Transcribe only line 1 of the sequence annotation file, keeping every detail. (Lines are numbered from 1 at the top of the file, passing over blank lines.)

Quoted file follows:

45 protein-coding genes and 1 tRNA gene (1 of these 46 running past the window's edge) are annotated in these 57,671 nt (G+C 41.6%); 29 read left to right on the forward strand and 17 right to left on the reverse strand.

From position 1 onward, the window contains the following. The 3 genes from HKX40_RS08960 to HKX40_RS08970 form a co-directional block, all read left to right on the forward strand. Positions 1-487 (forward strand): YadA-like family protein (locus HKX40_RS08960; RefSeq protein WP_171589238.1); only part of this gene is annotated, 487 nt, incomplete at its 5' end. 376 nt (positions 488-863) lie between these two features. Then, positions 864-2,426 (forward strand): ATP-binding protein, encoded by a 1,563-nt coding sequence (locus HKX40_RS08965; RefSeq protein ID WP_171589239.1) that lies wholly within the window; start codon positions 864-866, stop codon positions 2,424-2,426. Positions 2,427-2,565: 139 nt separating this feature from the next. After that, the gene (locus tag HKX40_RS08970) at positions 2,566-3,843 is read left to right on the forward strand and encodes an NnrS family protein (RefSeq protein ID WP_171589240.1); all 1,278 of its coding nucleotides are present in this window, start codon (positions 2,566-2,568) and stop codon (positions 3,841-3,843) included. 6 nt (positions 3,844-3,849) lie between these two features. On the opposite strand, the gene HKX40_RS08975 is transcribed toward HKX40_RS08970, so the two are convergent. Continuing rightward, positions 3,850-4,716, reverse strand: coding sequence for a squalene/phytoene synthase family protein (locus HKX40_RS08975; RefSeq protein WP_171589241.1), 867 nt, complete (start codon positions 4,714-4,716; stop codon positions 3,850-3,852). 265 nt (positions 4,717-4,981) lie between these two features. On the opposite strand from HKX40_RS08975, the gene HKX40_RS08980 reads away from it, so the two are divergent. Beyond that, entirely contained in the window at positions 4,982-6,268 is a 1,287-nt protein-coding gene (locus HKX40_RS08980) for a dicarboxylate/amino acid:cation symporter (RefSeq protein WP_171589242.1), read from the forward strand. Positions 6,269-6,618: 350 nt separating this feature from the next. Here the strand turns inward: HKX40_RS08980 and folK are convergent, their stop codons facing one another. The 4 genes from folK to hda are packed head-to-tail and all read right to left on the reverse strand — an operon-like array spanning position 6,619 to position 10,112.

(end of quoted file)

45 protein-coding genes and 1 tRNA gene (1 of these 46 running past the window's edge) are annotated in these 57,671 nt (G+C 41.6%); 29 read left to right on the forward strand and 17 right to left on the reverse strand.